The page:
American Trucking history

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“The history of trucking in America is the history of 20th century America itself: the post-industrialization transport of goods, the expansion of the highway system from the 1920s to the 1950s, the quintessentially American iconography of the open road and the possibility of adventure. All of that is wrapped up in the history of trucking.

As America grew through its most prosperous century, it was increasingly up to trucks to deliver the raw materials that facilitated that growth and the finished products that sprang from it.

“There was an old trucker named Joe Drohtzmann who had a saying, ‘If you got it, a truck brought it,’” says Don Stone of Yakima, a retired trucker and regional vice president of the American Truck Historical Society. “And that’s the truth.”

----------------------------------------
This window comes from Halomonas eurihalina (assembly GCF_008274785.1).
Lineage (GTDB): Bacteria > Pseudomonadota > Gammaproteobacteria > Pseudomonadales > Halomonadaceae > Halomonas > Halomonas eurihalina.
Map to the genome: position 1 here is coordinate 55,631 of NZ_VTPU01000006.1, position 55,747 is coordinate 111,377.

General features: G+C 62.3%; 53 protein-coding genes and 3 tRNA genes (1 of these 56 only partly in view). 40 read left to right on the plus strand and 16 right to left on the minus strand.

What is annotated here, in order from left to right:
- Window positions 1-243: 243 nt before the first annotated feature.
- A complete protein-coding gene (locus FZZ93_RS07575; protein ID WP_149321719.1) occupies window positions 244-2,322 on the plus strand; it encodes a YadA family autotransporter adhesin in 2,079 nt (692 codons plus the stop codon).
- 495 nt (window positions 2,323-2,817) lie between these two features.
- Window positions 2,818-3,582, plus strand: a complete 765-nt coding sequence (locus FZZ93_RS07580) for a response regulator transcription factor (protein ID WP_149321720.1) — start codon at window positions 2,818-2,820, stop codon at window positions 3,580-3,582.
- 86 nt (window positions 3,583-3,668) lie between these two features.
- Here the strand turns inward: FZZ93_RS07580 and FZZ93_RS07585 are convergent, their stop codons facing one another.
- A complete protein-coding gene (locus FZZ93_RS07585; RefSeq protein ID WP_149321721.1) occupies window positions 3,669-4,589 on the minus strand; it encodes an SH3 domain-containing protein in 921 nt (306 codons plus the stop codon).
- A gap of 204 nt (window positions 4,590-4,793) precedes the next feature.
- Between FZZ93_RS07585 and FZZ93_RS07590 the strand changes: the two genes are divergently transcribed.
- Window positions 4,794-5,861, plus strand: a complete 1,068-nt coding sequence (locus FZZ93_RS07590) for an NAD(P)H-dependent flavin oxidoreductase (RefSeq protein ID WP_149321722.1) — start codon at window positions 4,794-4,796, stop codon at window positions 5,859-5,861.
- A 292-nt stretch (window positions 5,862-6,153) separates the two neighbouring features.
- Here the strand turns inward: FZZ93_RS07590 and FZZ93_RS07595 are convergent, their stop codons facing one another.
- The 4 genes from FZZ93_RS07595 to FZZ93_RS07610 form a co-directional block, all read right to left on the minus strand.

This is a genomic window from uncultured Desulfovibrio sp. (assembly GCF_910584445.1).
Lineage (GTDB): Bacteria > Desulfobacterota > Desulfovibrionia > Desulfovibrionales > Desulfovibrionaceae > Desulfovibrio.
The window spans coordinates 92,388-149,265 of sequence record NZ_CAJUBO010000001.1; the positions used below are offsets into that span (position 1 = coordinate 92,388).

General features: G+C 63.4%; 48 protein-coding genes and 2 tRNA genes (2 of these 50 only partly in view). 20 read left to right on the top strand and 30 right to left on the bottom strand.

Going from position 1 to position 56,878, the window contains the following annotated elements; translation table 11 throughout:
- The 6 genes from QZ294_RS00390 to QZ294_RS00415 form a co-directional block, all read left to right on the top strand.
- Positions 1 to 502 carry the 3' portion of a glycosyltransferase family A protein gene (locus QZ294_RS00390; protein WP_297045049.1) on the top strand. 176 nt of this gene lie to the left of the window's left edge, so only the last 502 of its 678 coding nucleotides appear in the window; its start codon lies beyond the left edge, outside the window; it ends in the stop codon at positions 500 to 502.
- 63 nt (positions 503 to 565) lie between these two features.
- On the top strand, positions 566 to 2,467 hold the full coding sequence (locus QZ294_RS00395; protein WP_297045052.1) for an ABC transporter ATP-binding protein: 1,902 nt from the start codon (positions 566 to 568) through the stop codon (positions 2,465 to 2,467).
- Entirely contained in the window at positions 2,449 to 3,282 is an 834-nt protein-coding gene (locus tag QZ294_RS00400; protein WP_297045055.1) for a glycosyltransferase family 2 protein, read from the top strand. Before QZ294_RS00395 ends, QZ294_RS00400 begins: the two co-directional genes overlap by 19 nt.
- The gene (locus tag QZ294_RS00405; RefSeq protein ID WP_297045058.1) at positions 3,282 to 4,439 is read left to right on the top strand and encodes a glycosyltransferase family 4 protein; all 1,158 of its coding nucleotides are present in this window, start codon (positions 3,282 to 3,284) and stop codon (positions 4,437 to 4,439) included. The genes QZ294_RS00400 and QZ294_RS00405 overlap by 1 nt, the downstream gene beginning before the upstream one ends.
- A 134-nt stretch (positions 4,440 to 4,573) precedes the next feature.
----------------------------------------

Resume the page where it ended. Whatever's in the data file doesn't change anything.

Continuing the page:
It is with that in mind that the society hosts its American Truck Historical Society Annual Convention and Antique Truck Show this weekend at State Fair Park. The society, dedicated to preserving the history of the trucking industry, will have nearly 1,000 trucks on display. Many will be the antique trucks prized by the organization and the viewing public. But, for the first time, there will also be working trucks on display from the National Association of Show Trucks. Stone says he’s hoping the combination of new and old trucks will draw 4,000 to 5,000 people each of the three days of the show, and he expects at least 2,500 each day.

“We had 1,500 room nights reserved, and they were eaten up just immediately,” he says. “We only have five contract hotels, or six. And a lot of people are staying at other hotels, too.”

He figures the show, which he’s been trying to bring to Yakima for years, will put more than $3 million into the local economy based mostly on hotel, restaurant and service costs paid by the thousands of attendees. It’s a fitting partnership; truckers and Yakima have long had a good relationship, he says.”

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